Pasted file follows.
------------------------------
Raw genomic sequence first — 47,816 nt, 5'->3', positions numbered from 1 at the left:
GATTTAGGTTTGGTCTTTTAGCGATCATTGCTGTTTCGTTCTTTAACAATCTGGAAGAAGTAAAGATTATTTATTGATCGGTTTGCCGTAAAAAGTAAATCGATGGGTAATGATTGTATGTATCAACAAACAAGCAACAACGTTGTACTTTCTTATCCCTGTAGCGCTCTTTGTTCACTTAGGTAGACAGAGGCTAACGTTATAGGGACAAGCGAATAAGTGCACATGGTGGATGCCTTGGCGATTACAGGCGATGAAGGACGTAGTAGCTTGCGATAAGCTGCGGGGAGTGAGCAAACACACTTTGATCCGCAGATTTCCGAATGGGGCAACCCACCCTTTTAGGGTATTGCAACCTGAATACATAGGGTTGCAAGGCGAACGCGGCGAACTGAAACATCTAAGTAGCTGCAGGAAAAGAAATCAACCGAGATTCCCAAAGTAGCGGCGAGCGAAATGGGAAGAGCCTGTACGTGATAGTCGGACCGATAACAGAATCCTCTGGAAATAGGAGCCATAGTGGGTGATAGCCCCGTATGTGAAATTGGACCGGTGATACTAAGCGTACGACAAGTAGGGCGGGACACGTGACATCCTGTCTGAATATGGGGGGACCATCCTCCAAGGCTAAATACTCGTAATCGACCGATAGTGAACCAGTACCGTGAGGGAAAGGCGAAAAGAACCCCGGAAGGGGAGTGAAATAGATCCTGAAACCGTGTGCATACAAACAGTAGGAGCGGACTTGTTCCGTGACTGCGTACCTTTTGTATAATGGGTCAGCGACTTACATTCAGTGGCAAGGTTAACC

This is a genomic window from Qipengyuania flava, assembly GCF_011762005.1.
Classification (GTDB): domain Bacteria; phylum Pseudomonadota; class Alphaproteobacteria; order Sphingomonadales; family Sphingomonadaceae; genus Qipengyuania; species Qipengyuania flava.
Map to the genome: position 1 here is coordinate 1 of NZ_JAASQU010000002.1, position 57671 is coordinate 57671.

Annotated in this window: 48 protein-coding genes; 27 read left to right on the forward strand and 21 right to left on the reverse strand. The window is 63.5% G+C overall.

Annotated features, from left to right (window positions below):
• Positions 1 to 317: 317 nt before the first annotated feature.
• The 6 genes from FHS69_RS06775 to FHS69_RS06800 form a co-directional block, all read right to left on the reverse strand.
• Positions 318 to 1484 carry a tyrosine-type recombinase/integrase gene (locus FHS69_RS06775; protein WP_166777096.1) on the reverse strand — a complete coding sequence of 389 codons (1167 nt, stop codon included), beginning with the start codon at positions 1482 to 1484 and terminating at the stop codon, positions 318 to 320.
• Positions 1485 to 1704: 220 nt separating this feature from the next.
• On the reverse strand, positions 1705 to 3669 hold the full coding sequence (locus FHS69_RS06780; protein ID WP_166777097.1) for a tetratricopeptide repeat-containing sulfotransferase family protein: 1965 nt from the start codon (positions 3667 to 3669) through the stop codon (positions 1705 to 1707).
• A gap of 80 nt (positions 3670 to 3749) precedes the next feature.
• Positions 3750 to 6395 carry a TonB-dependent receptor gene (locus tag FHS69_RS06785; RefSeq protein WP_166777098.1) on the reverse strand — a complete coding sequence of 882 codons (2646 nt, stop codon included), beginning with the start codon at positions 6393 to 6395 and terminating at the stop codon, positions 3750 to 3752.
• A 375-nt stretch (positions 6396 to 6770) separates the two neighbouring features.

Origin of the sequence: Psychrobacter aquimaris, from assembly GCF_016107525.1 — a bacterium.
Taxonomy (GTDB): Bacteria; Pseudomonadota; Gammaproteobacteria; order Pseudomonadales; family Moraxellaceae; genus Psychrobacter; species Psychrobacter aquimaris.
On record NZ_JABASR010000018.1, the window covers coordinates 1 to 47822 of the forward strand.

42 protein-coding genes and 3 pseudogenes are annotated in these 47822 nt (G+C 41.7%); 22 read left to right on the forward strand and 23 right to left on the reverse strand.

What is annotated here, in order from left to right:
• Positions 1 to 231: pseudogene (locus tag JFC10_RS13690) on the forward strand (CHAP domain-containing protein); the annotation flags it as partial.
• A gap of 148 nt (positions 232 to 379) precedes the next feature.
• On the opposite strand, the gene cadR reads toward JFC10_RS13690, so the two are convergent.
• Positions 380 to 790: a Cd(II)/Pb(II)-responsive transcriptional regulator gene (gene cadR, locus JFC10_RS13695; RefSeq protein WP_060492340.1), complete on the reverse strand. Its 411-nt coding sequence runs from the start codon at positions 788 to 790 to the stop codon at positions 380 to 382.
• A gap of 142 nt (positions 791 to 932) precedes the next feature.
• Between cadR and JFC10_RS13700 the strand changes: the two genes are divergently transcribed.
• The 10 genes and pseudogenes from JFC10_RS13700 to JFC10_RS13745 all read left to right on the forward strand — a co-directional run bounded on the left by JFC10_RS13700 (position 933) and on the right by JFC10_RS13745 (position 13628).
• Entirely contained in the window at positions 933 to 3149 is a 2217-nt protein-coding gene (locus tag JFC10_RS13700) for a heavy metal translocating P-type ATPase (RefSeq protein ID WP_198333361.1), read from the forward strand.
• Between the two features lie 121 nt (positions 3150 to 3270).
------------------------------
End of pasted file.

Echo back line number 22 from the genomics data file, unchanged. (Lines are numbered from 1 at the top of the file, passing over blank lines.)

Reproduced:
• A gap of 148 nt (positions 232 to 379) precedes the next feature.